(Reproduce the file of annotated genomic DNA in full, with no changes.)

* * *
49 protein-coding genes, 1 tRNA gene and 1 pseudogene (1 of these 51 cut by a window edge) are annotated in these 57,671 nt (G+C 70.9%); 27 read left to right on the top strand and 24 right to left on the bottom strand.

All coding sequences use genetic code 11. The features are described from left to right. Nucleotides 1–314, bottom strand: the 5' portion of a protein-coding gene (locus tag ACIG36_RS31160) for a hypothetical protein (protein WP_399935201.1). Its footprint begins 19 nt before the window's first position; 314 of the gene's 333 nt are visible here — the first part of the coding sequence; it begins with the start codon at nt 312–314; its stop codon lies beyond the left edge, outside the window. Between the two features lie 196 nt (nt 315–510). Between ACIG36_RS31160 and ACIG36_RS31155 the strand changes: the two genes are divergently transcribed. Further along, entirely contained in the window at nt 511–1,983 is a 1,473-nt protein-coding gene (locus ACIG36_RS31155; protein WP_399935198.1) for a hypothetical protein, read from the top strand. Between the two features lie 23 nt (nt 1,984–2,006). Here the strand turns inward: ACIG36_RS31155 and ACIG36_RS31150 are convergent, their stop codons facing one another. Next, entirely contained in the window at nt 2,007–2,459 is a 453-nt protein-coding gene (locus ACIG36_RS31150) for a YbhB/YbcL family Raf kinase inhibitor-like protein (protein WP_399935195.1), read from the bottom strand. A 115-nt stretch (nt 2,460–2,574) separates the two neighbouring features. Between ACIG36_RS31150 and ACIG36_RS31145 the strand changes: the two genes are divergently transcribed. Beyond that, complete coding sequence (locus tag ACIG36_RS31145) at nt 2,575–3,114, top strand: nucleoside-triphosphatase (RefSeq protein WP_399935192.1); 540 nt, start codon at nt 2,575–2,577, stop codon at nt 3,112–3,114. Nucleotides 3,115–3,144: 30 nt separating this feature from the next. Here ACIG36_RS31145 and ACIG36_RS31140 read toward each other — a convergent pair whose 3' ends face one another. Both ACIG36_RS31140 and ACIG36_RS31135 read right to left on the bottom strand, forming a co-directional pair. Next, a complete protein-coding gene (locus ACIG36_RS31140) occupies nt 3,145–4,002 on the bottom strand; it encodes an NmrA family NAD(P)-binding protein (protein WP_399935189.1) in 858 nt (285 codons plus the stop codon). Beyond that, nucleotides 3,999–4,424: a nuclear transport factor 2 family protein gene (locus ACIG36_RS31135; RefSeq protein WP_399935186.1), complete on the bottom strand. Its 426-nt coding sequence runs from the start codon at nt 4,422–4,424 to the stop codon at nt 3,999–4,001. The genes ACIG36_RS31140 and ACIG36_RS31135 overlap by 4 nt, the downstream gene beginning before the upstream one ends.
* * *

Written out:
49 protein-coding genes, 1 tRNA gene and 1 pseudogene (1 of these 51 cut by a window edge) are annotated in these 57,671 nt (G+C 70.9%); 27 read left to right on the top strand and 24 right to left on the bottom strand.

All coding sequences use genetic code 11. The features are described from left to right. Nucleotides 1–314, bottom strand: the 5' portion of a protein-coding gene (locus tag ACIG36_RS31160) for a hypothetical protein (protein WP_399935201.1). Its footprint begins 19 nt before the window's first position; 314 of the gene's 333 nt are visible here — the first part of the coding sequence; it begins with the start codon at nt 312–314; its stop codon lies beyond the left edge, outside the window. Between the two features lie 196 nt (nt 315–510). Between ACIG36_RS31160 and ACIG36_RS31155 the strand changes: the two genes are divergently transcribed. Further along, entirely contained in the window at nt 511–1,983 is a 1,473-nt protein-coding gene (locus ACIG36_RS31155; protein WP_399935198.1) for a hypothetical protein, read from the top strand. Between the two features lie 23 nt (nt 1,984–2,006). Here the strand turns inward: ACIG36_RS31155 and ACIG36_RS31150 are convergent, their stop codons facing one another. Next, entirely contained in the window at nt 2,007–2,459 is a 453-nt protein-coding gene (locus ACIG36_RS31150) for a YbhB/YbcL family Raf kinase inhibitor-like protein (protein WP_399935195.1), read from the bottom strand. A 115-nt stretch (nt 2,460–2,574) separates the two neighbouring features. Between ACIG36_RS31150 and ACIG36_RS31145 the strand changes: the two genes are divergently transcribed. Beyond that, complete coding sequence (locus tag ACIG36_RS31145) at nt 2,575–3,114, top strand: nucleoside-triphosphatase (RefSeq protein WP_399935192.1); 540 nt, start codon at nt 2,575–2,577, stop codon at nt 3,112–3,114. Nucleotides 3,115–3,144: 30 nt separating this feature from the next. Here ACIG36_RS31145 and ACIG36_RS31140 read toward each other — a convergent pair whose 3' ends face one another. Both ACIG36_RS31140 and ACIG36_RS31135 read right to left on the bottom strand, forming a co-directional pair. Next, a complete protein-coding gene (locus ACIG36_RS31140) occupies nt 3,145–4,002 on the bottom strand; it encodes an NmrA family NAD(P)-binding protein (protein WP_399935189.1) in 858 nt (285 codons plus the stop codon). Beyond that, nucleotides 3,999–4,424: a nuclear transport factor 2 family protein gene (locus ACIG36_RS31135; RefSeq protein WP_399935186.1), complete on the bottom strand. Its 426-nt coding sequence runs from the start codon at nt 4,422–4,424 to the stop codon at nt 3,999–4,001. The genes ACIG36_RS31140 and ACIG36_RS31135 overlap by 4 nt, the downstream gene beginning before the upstream one ends.